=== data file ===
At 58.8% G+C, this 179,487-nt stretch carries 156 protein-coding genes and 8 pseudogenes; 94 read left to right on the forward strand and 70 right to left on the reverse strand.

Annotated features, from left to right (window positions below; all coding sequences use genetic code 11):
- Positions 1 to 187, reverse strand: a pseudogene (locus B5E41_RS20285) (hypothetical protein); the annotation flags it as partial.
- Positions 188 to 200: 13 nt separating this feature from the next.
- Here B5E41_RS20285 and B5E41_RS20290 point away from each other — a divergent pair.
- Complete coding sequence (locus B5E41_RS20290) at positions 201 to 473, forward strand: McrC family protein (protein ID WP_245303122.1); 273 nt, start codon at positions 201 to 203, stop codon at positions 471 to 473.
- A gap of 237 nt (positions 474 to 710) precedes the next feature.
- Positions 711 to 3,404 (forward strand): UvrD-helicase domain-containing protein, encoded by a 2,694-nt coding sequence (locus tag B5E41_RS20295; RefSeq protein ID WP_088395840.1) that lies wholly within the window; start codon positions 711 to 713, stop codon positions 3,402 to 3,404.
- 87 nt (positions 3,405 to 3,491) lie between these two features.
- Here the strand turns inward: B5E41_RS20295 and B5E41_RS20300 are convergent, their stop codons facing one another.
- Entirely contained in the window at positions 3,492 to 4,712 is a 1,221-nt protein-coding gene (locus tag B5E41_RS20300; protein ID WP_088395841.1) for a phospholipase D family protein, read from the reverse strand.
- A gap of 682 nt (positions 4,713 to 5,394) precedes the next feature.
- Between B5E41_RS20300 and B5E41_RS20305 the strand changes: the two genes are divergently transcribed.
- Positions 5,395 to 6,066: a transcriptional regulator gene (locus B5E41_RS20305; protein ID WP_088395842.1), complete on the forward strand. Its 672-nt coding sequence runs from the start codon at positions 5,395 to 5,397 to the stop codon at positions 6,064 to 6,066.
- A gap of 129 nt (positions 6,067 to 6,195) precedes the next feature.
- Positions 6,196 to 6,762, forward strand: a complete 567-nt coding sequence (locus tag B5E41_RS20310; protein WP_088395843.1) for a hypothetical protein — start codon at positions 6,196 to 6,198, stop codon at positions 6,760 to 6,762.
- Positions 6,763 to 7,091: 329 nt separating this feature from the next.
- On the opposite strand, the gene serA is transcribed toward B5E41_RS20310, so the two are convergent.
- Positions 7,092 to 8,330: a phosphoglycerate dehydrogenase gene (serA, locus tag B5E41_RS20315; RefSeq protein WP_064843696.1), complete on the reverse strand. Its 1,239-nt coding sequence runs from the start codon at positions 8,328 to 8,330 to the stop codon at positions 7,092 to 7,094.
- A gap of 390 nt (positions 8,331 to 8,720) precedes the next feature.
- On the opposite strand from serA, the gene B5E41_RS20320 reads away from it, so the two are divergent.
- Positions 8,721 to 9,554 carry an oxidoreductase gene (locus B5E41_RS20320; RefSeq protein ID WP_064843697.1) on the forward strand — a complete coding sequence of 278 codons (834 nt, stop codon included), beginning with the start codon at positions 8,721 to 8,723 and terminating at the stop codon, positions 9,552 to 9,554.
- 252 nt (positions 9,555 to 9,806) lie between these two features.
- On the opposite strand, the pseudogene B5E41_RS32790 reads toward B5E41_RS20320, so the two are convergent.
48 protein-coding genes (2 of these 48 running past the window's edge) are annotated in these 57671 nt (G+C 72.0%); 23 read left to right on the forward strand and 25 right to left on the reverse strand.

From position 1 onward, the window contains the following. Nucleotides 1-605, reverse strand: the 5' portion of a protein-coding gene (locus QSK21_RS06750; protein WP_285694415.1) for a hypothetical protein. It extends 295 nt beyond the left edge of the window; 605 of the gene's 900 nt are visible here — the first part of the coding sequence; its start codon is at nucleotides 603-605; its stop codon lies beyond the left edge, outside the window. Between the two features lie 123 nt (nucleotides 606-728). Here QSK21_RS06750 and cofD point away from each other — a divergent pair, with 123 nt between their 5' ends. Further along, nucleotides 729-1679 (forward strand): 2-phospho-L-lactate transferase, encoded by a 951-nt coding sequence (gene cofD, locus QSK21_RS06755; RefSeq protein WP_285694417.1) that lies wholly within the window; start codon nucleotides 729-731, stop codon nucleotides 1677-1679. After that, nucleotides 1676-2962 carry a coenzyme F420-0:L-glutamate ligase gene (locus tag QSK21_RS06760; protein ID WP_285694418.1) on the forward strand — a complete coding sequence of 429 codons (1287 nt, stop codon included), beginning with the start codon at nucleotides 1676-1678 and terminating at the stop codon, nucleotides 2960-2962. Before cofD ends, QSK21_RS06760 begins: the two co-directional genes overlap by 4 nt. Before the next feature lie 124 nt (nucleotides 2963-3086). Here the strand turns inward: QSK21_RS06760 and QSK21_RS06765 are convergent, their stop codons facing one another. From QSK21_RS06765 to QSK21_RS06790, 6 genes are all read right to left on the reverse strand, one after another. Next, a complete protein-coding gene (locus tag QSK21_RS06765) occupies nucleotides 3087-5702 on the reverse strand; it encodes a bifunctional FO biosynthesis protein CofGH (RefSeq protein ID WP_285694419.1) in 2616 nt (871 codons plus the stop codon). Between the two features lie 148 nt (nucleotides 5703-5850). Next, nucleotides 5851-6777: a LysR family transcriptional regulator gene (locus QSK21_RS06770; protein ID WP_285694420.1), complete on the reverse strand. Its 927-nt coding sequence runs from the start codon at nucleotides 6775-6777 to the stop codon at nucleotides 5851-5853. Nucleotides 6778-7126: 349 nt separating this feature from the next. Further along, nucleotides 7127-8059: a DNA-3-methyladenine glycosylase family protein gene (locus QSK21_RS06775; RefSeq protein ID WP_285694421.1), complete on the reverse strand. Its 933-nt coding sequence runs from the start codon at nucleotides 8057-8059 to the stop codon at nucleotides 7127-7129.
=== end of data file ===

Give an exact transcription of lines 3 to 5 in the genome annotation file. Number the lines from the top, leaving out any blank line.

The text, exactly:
- Positions 1 to 187, reverse strand: a pseudogene (locus B5E41_RS20285) (hypothetical protein); the annotation flags it as partial.
- Positions 188 to 200: 13 nt separating this feature from the next.
- Here B5E41_RS20285 and B5E41_RS20290 point away from each other — a divergent pair.